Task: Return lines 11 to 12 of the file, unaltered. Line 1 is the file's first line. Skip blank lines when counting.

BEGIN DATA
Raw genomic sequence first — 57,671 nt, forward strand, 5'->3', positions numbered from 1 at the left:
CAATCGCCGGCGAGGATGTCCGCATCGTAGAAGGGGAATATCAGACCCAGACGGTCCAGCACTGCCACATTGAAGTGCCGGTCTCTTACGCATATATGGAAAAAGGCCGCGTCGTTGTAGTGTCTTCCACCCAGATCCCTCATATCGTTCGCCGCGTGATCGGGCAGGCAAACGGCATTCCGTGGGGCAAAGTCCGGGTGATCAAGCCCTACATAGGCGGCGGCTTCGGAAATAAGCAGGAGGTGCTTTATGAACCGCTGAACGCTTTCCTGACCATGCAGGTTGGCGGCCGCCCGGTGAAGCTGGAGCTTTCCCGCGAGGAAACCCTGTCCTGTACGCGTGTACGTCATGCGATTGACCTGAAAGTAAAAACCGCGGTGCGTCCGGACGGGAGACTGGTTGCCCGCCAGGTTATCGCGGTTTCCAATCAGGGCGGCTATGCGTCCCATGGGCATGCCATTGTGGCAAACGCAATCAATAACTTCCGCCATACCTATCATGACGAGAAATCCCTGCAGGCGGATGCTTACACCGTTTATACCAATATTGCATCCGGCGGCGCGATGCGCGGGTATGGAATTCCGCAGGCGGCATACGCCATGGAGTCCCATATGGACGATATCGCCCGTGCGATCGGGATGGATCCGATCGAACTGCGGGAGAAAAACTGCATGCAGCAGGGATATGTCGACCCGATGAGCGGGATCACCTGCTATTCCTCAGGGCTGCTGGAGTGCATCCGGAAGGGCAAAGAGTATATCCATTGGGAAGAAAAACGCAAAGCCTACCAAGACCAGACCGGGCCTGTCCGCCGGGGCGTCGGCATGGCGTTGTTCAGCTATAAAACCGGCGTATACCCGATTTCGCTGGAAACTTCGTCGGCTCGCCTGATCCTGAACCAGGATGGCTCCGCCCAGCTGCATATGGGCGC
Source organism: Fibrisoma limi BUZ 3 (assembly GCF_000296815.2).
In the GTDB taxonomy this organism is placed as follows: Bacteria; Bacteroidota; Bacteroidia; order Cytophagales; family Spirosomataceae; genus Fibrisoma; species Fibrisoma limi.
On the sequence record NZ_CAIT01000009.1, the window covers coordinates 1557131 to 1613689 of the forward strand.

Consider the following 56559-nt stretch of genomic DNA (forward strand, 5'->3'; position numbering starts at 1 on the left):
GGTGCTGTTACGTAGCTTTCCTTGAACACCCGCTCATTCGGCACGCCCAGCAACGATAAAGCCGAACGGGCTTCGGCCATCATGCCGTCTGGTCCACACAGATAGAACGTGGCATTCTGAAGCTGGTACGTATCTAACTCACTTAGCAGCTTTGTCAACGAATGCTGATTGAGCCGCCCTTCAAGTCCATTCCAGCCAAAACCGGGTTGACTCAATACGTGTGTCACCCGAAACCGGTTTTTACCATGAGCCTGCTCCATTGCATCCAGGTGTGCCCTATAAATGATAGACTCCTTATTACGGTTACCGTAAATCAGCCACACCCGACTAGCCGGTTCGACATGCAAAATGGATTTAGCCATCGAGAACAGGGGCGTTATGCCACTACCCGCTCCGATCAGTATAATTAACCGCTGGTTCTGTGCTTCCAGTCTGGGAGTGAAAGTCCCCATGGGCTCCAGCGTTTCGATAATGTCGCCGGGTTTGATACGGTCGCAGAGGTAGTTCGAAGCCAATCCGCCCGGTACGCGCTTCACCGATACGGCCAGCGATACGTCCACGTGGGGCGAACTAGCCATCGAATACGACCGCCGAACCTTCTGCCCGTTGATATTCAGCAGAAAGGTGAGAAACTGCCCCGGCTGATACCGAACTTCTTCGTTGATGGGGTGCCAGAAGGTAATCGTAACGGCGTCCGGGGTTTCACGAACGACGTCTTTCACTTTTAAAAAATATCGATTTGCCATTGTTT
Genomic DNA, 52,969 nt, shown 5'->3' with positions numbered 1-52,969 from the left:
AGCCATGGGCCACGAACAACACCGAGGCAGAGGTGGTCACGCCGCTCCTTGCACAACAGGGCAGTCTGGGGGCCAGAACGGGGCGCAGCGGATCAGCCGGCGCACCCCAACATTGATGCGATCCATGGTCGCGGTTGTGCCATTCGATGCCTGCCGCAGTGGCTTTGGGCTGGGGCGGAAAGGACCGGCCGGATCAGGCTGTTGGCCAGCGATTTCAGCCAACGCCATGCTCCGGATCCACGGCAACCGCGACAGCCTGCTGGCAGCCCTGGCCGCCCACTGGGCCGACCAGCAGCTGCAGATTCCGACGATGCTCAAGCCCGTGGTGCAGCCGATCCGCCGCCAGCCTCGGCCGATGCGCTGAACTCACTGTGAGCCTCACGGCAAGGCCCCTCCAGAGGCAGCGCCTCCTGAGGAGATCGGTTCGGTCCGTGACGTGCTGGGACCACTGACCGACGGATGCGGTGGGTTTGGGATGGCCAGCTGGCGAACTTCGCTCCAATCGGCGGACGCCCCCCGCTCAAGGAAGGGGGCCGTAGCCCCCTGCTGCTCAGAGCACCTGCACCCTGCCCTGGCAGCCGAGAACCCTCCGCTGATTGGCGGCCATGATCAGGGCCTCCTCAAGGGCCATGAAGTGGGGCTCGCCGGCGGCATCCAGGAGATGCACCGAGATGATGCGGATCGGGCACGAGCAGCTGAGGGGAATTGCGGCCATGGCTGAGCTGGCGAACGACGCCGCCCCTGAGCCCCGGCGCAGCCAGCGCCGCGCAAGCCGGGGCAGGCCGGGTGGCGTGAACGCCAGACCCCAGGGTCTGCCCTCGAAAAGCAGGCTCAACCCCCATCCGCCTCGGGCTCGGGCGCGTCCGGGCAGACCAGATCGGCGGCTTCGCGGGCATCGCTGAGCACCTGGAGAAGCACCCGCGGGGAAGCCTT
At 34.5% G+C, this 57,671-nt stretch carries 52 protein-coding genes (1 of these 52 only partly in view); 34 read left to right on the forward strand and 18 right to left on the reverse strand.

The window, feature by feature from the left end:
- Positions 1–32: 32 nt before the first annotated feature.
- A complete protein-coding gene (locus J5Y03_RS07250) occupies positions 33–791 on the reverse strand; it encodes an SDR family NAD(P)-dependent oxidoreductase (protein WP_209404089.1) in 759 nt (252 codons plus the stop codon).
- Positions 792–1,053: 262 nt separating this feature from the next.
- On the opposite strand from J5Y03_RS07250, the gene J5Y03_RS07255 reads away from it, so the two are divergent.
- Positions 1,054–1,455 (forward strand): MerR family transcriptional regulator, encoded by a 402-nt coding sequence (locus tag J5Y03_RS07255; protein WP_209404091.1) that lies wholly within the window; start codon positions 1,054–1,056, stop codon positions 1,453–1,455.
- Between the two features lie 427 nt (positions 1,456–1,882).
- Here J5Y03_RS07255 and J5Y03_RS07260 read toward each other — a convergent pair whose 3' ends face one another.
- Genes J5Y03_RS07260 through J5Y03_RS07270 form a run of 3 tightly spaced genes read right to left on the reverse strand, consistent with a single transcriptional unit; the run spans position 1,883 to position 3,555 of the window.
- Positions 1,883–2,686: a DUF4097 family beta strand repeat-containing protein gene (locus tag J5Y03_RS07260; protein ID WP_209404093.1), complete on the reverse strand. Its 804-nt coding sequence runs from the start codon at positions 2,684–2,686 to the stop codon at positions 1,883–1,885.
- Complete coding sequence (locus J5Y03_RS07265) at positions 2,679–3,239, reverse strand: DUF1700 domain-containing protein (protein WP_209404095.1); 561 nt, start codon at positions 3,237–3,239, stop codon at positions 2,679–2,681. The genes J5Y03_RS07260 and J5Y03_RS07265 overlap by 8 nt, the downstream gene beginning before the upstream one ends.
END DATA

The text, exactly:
The window, feature by feature from the left end:
- Positions 1–32: 32 nt before the first annotated feature.